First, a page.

Marsha Francois was thrilled when she got the news.
“I was definitely excited,” said Francois, a first-year graduate student in the master’s in Adult Education and Human Resource Development program. “In my field, it’s like if someone got an internship with Google for technology.”
Along with graduate students from a select group of universities — including Duke University, Harvard University and Stanford University — Francois and four other FIU graduate students will be spending the summer in the Pacific Northwest, interning at the Bill & Melinda Gates Foundation’s headquarters in Seattle.
The three-month program matches students with different program areas within the Gates Foundation based on their areas of study. Of the five FIU students, Donald Yanogo, Angel Algarin, Daniel Tirado are from the Robert Stempel College of Public Health & Social Work; Mary Muchina is from the College of Business, and Francois is from the College of Arts, Sciences & Education.
Francois will be working with the Gates Foundation’s Postsecondary Success education team. While she is not yet aware of the exact day-to-day details of her internship, Francois knows that she will be making substantial contributions to a number of different projects, with a main goal of learning how to scale education efforts in order to affect more students.
“I hope I can leverage this experience to work in a [space] between private and non-profit to help disadvantaged students go on to get their degree…to gain a career instead of a job,” Francois said.
The Postsecondary Success team is part of the Gates Foundation’s larger U.S. program division, which is one of five main divisions that the foundation focuses on. The other four divisions are Global Health; Global Development; Global Growth and Opportunity; and Global Policy and Advocacy.
“We are delighted to welcome our first group of interns from FIU to the foundation this summer. FIU is a partner of our Postsecondary Success team and our CEO, Sue Desmond-Hellmann, recently gave the fall commencement address at FIU,” said Suzanne Walsh, Deputy Director of Postsecondary Success. “While we anticipate that the interns have a great learning experience during their time with us, we are also anticipating that we will have a great experience learning from them.”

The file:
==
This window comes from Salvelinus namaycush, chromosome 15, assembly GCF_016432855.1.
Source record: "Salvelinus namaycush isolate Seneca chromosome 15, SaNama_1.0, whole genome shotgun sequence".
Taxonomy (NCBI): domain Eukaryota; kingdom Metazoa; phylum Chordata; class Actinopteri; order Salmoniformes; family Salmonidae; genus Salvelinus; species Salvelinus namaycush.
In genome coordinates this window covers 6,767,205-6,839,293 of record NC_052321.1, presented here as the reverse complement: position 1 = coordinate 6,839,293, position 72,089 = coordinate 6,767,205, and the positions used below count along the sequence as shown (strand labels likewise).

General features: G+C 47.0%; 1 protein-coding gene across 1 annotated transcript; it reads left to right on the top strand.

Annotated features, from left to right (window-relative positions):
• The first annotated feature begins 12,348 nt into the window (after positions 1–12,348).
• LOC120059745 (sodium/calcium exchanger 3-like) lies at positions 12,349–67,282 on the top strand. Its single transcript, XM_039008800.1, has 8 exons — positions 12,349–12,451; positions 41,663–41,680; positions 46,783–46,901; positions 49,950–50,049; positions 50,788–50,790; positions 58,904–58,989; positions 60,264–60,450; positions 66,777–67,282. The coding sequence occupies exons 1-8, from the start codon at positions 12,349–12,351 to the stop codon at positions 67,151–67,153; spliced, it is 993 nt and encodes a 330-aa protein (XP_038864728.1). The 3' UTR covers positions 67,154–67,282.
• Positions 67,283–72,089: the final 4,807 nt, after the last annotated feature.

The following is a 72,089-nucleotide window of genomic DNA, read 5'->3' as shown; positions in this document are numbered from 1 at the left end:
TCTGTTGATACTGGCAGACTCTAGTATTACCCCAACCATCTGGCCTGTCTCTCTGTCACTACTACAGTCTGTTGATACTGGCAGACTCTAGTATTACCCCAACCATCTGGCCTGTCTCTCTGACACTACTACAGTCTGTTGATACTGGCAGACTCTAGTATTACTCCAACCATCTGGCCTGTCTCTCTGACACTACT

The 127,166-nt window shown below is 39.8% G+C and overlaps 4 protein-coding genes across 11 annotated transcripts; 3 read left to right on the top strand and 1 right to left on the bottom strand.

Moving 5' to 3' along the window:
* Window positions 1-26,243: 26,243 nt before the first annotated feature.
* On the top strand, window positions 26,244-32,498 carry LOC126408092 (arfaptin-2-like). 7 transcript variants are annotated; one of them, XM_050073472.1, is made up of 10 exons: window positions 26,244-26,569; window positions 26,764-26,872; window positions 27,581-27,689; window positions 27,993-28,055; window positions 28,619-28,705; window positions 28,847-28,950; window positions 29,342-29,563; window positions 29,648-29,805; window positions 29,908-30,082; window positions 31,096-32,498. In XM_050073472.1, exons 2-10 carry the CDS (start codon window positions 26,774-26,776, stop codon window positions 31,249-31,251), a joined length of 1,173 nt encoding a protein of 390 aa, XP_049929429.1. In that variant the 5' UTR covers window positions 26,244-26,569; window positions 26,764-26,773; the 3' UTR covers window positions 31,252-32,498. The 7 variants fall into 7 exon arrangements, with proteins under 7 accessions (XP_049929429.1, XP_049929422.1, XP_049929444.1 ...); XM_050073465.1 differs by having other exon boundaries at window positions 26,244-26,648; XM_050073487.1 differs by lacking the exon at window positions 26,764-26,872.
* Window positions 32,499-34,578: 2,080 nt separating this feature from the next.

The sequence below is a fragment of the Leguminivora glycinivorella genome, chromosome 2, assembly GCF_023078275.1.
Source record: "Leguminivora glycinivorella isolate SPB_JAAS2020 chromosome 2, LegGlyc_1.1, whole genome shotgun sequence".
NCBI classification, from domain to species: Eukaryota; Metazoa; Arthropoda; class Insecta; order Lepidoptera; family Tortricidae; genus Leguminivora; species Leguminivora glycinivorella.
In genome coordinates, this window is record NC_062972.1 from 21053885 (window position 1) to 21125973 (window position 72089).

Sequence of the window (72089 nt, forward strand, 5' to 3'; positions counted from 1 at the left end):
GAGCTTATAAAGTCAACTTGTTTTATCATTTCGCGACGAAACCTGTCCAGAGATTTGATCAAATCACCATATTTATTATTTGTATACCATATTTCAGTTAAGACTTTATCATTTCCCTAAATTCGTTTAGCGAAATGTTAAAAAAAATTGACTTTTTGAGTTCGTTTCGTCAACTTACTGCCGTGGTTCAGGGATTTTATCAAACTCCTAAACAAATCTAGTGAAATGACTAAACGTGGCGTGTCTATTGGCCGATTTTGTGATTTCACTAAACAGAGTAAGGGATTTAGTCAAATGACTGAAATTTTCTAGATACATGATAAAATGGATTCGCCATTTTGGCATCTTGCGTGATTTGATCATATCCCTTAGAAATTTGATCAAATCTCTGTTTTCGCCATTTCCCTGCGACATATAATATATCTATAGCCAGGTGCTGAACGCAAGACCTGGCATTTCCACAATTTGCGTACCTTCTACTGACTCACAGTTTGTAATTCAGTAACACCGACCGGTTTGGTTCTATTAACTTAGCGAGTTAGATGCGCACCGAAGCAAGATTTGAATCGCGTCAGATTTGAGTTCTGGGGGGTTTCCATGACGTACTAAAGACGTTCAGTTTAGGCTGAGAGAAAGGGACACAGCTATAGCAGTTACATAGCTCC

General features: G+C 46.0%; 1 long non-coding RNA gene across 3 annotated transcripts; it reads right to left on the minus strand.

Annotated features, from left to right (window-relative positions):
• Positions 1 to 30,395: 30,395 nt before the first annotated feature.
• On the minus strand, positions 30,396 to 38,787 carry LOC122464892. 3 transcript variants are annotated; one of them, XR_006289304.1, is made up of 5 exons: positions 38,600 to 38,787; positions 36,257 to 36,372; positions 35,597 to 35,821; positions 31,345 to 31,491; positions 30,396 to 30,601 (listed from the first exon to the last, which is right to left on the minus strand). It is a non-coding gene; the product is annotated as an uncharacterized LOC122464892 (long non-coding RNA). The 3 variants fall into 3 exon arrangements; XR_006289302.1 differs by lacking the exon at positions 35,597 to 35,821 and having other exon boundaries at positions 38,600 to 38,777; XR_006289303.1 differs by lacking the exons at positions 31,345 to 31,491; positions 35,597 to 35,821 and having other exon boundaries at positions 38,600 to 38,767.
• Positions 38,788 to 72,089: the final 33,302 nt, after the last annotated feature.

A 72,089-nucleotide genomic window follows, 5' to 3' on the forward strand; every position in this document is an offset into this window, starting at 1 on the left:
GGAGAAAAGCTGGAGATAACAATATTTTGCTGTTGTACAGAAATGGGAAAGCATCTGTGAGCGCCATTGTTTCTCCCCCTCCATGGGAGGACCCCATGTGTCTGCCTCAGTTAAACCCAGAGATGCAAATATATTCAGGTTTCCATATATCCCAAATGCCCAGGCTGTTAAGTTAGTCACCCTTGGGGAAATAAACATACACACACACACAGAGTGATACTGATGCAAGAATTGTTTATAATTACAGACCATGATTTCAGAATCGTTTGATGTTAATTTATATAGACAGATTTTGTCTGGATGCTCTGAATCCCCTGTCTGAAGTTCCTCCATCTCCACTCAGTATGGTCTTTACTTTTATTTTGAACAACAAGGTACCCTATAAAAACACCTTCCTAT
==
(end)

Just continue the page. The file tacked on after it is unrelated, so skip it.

It is through the Global Health division that Algarin, a first-year Ph.D. in epidemiology student at FIU, will be joining Francois as an intern at the foundation. He was selected to join the Global HIV/AIDS program after the interviewers learned of his research interests and skill set. He will work on a project that is focused on diminishing HIV/AIDS rates in southern and eastern Africa.
“I’m so used to working in academia,” Algarin explains. “I’m looking forward to seeing how it is to work in the field with…the Bill & Melinda Gates Foundation. I think that the internship will [give me] the ability to see ways that different organizations function…and to pick up new methods and skills for my research.”
After their internships, the FIU students also will have a better understanding of what it is like to work in the philanthropic sector, as well as a network of new relationships at the Gates Foundation. For now, they are ready to make the most of the opportunity at the nation’s largest private foundation in the United States.
“The thing that I like about Gates is that they are the catalyst of change,” said Francois. “If you are looking to make the [biggest] impact and change, then that’s the place to do it.”